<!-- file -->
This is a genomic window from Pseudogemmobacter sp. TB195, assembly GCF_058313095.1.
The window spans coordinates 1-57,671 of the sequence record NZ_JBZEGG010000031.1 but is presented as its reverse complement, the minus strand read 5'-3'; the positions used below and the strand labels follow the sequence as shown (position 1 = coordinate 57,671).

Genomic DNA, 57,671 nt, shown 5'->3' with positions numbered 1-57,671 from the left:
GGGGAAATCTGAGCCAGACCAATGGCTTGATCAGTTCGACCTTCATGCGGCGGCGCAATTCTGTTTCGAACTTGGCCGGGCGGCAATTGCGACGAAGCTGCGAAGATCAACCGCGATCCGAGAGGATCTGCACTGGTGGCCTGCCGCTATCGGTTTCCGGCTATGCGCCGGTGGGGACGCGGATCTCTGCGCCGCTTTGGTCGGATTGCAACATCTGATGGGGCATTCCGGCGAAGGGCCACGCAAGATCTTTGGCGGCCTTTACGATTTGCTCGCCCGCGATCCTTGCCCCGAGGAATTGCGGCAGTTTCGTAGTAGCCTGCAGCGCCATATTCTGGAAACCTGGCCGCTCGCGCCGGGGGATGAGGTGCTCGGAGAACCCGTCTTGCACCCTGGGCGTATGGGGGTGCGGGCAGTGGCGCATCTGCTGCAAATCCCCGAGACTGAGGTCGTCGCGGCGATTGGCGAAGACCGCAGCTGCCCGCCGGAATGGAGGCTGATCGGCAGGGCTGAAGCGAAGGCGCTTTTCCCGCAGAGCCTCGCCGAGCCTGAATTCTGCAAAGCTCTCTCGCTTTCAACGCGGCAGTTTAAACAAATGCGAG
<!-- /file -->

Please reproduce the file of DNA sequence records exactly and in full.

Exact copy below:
This is a genomic window from Pseudogemmobacter sp. TB195, assembly GCF_058313095.1.
The window spans coordinates 1-57,671 of the sequence record NZ_JBZEGG010000031.1 but is presented as its reverse complement, the minus strand read 5'-3'; the positions used below and the strand labels follow the sequence as shown (position 1 = coordinate 57,671).

Genomic DNA, 57,671 nt, shown 5'->3' with positions numbered 1-57,671 from the left:
GGGGAAATCTGAGCCAGACCAATGGCTTGATCAGTTCGACCTTCATGCGGCGGCGCAATTCTGTTTCGAACTTGGCCGGGCGGCAATTGCGACGAAGCTGCGAAGATCAACCGCGATCCGAGAGGATCTGCACTGGTGGCCTGCCGCTATCGGTTTCCGGCTATGCGCCGGTGGGGACGCGGATCTCTGCGCCGCTTTGGTCGGATTGCAACATCTGATGGGGCATTCCGGCGAAGGGCCACGCAAGATCTTTGGCGGCCTTTACGATTTGCTCGCCCGCGATCCTTGCCCCGAGGAATTGCGGCAGTTTCGTAGTAGCCTGCAGCGCCATATTCTGGAAACCTGGCCGCTCGCGCCGGGGGATGAGGTGCTCGGAGAACCCGTCTTGCACCCTGGGCGTATGGGGGTGCGGGCAGTGGCGCATCTGCTGCAAATCCCCGAGACTGAGGTCGTCGCGGCGATTGGCGAAGACCGCAGCTGCCCGCCGGAATGGAGGCTGATCGGCAGGGCTGAAGCGAAGGCGCTTTTCCCGCAGAGCCTCGCCGAGCCTGAATTCTGCAAAGCTCTCTCGCTTTCAACGCGGCAGTTTAAACAAATGCGAG